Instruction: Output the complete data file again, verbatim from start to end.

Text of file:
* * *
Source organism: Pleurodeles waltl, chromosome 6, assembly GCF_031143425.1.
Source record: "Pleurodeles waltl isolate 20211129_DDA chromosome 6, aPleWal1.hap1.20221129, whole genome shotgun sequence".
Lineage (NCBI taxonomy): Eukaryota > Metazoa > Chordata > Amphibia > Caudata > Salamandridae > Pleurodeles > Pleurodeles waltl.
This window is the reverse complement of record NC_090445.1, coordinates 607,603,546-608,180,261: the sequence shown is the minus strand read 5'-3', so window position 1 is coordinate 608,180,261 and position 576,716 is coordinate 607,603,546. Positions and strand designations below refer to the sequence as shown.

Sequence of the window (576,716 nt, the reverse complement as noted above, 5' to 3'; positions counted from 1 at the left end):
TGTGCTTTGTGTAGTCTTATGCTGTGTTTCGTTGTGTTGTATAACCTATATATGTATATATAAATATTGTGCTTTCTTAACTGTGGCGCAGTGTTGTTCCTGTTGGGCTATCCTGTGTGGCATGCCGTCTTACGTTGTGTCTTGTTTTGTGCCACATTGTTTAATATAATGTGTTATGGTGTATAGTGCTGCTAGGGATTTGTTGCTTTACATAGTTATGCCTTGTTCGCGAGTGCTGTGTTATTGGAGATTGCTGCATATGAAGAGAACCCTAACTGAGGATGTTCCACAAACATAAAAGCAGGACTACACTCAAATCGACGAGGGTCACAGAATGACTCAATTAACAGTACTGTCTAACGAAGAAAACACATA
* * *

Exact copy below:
Source organism: Pleurodeles waltl, chromosome 6, assembly GCF_031143425.1.
Source record: "Pleurodeles waltl isolate 20211129_DDA chromosome 6, aPleWal1.hap1.20221129, whole genome shotgun sequence".
Lineage (NCBI taxonomy): Eukaryota > Metazoa > Chordata > Amphibia > Caudata > Salamandridae > Pleurodeles > Pleurodeles waltl.
This window is the reverse complement of record NC_090445.1, coordinates 607,603,546-608,180,261: the sequence shown is the minus strand read 5'-3', so window position 1 is coordinate 608,180,261 and position 576,716 is coordinate 607,603,546. Positions and strand designations below refer to the sequence as shown.

Sequence of the window (576,716 nt, the reverse complement as noted above, 5' to 3'; positions counted from 1 at the left end):
TGTGCTTTGTGTAGTCTTATGCTGTGTTTCGTTGTGTTGTATAACCTATATATGTATATATAAATATTGTGCTTTCTTAACTGTGGCGCAGTGTTGTTCCTGTTGGGCTATCCTGTGTGGCATGCCGTCTTACGTTGTGTCTTGTTTTGTGCCACATTGTTTAATATAATGTGTTATGGTGTATAGTGCTGCTAGGGATTTGTTGCTTTACATAGTTATGCCTTGTTCGCGAGTGCTGTGTTATTGGAGATTGCTGCATATGAAGAGAACCCTAACTGAGGATGTTCCACAAACATAAAAGCAGGACTACACTCAAATCGACGAGGGTCACAGAATGACTCAATTAACAGTACTGTCTAACGAAGAAAACACATA